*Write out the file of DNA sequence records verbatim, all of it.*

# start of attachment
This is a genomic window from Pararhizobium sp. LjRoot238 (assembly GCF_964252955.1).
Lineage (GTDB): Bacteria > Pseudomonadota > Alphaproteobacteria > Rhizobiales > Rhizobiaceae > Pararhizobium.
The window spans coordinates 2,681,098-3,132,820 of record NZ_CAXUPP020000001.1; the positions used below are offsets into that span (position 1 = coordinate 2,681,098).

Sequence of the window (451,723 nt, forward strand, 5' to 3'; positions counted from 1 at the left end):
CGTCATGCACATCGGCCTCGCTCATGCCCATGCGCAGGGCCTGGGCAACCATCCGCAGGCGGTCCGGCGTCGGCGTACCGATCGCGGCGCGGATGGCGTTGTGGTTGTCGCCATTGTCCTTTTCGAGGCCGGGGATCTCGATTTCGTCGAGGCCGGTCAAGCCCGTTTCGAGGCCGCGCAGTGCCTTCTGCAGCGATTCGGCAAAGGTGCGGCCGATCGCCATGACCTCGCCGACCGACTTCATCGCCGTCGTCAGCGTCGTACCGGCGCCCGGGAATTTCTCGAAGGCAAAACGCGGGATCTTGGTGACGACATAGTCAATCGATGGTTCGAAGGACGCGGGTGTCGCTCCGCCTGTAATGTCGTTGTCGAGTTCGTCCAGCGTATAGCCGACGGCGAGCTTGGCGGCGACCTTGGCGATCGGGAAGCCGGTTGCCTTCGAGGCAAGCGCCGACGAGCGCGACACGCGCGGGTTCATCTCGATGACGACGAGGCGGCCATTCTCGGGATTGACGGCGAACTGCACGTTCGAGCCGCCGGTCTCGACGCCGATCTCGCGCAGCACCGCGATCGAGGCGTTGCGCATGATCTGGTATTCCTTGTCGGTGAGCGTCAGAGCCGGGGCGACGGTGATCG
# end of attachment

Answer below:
This is a genomic window from Pararhizobium sp. LjRoot238 (assembly GCF_964252955.1).
Lineage (GTDB): Bacteria > Pseudomonadota > Alphaproteobacteria > Rhizobiales > Rhizobiaceae > Pararhizobium.
The window spans coordinates 2,681,098-3,132,820 of record NZ_CAXUPP020000001.1; the positions used below are offsets into that span (position 1 = coordinate 2,681,098).

Sequence of the window (451,723 nt, forward strand, 5' to 3'; positions counted from 1 at the left end):
CGTCATGCACATCGGCCTCGCTCATGCCCATGCGCAGGGCCTGGGCAACCATCCGCAGGCGGTCCGGCGTCGGCGTACCGATCGCGGCGCGGATGGCGTTGTGGTTGTCGCCATTGTCCTTTTCGAGGCCGGGGATCTCGATTTCGTCGAGGCCGGTCAAGCCCGTTTCGAGGCCGCGCAGTGCCTTCTGCAGCGATTCGGCAAAGGTGCGGCCGATCGCCATGACCTCGCCGACCGACTTCATCGCCGTCGTCAGCGTCGTACCGGCGCCCGGGAATTTCTCGAAGGCAAAACGCGGGATCTTGGTGACGACATAGTCAATCGATGGTTCGAAGGACGCGGGTGTCGCTCCGCCTGTAATGTCGTTGTCGAGTTCGTCCAGCGTATAGCCGACGGCGAGCTTGGCGGCGACCTTGGCGATCGGGAAGCCGGTTGCCTTCGAGGCAAGCGCCGACGAGCGCGACACGCGCGGGTTCATCTCGATGACGACGAGGCGGCCATTCTCGGGATTGACGGCGAACTGCACGTTCGAGCCGCCGGTCTCGACGCCGATCTCGCGCAGCACCGCGATCGAGGCGTTGCGCATGATCTGGTATTCCTTGTCGGTGAGCGTCAGAGCCGGGGCGACGGTGATCG